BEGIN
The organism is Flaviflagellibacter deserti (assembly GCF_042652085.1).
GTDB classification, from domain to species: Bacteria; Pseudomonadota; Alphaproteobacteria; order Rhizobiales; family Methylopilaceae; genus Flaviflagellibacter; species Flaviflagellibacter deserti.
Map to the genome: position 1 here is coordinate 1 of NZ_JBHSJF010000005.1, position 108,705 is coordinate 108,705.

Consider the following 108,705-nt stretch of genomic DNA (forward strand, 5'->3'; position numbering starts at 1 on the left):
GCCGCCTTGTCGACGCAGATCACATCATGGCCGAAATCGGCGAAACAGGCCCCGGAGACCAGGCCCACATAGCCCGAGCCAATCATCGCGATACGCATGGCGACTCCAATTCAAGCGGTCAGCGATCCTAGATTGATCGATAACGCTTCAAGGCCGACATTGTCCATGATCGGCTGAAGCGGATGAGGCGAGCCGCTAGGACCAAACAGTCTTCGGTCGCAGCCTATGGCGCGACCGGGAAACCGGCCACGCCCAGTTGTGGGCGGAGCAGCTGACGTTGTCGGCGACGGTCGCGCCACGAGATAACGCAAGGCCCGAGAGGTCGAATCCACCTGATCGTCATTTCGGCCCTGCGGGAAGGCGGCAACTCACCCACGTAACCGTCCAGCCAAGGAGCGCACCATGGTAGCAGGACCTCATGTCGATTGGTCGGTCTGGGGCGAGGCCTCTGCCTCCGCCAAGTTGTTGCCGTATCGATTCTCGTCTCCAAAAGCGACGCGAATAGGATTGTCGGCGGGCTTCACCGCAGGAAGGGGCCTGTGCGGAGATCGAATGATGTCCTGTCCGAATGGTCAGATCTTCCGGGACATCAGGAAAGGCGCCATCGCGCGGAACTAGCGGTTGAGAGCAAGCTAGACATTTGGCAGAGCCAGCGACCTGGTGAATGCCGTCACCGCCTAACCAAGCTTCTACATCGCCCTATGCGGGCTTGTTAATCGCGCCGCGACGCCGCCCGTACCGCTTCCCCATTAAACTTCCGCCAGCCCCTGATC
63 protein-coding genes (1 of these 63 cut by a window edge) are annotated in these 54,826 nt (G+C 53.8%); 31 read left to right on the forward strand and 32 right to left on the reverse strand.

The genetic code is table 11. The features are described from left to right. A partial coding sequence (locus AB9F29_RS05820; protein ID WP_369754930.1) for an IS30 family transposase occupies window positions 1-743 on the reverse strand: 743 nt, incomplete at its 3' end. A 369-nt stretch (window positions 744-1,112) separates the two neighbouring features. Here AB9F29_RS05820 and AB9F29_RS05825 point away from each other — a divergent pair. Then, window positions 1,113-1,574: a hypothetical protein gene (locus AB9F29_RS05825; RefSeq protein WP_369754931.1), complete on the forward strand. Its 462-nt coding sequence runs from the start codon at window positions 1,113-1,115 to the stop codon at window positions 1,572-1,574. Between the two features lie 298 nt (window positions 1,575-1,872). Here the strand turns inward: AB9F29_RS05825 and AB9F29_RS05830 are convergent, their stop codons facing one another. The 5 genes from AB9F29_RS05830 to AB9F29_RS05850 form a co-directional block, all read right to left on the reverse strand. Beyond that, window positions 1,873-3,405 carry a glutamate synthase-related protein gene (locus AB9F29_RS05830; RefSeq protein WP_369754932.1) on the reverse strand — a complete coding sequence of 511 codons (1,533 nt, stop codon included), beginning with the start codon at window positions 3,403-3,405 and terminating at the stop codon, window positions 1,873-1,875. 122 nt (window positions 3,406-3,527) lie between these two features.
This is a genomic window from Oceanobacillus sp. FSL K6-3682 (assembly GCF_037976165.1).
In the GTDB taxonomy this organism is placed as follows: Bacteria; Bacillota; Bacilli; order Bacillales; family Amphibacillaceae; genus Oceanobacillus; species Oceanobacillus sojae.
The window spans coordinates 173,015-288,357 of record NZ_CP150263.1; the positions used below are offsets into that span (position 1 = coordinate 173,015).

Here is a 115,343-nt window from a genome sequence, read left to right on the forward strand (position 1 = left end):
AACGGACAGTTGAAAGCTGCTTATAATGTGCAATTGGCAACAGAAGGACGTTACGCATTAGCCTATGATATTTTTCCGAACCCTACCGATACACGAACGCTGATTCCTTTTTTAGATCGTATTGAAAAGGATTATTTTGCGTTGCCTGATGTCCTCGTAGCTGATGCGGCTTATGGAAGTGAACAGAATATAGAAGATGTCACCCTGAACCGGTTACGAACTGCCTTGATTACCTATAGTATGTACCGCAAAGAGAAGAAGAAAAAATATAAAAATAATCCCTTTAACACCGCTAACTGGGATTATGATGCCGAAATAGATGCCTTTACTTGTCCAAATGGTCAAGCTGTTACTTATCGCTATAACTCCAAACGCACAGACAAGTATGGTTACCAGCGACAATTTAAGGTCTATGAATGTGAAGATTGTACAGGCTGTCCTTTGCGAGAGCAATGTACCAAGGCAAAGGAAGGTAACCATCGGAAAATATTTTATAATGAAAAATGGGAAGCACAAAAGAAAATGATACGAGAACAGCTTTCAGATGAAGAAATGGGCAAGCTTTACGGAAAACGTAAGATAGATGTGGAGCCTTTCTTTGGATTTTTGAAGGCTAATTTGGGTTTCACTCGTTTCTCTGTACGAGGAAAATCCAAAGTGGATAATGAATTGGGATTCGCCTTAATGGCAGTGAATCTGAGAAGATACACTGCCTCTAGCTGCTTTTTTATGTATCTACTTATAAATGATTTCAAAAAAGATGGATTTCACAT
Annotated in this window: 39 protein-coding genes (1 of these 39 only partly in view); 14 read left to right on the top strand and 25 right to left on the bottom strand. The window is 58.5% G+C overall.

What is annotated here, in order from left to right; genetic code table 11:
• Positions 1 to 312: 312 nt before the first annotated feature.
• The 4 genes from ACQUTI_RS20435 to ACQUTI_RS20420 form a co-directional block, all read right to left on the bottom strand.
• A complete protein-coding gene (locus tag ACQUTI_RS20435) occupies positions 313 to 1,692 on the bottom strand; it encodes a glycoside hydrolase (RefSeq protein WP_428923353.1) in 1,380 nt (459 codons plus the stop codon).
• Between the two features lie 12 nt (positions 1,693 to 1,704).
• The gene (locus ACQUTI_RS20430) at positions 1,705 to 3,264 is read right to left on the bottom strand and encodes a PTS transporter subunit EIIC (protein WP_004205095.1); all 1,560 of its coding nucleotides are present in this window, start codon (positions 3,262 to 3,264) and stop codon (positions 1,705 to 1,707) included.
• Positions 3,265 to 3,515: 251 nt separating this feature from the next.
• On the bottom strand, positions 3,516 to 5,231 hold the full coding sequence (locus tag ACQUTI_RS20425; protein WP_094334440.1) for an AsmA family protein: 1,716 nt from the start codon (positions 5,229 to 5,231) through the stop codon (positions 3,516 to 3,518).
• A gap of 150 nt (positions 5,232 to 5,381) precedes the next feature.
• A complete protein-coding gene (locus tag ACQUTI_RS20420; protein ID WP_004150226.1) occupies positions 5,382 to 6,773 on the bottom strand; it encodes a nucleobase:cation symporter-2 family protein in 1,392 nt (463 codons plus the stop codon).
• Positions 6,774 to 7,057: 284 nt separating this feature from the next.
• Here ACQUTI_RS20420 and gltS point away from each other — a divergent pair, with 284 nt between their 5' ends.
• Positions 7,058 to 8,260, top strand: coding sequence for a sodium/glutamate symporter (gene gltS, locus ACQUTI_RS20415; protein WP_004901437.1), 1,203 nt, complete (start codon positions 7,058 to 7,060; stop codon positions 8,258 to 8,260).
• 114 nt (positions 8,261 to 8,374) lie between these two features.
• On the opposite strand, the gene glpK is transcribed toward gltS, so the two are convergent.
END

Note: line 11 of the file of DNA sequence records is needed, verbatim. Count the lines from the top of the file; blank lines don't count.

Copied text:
Here is a 115,343-nt window from a genome sequence, read left to right on the forward strand (position 1 = left end):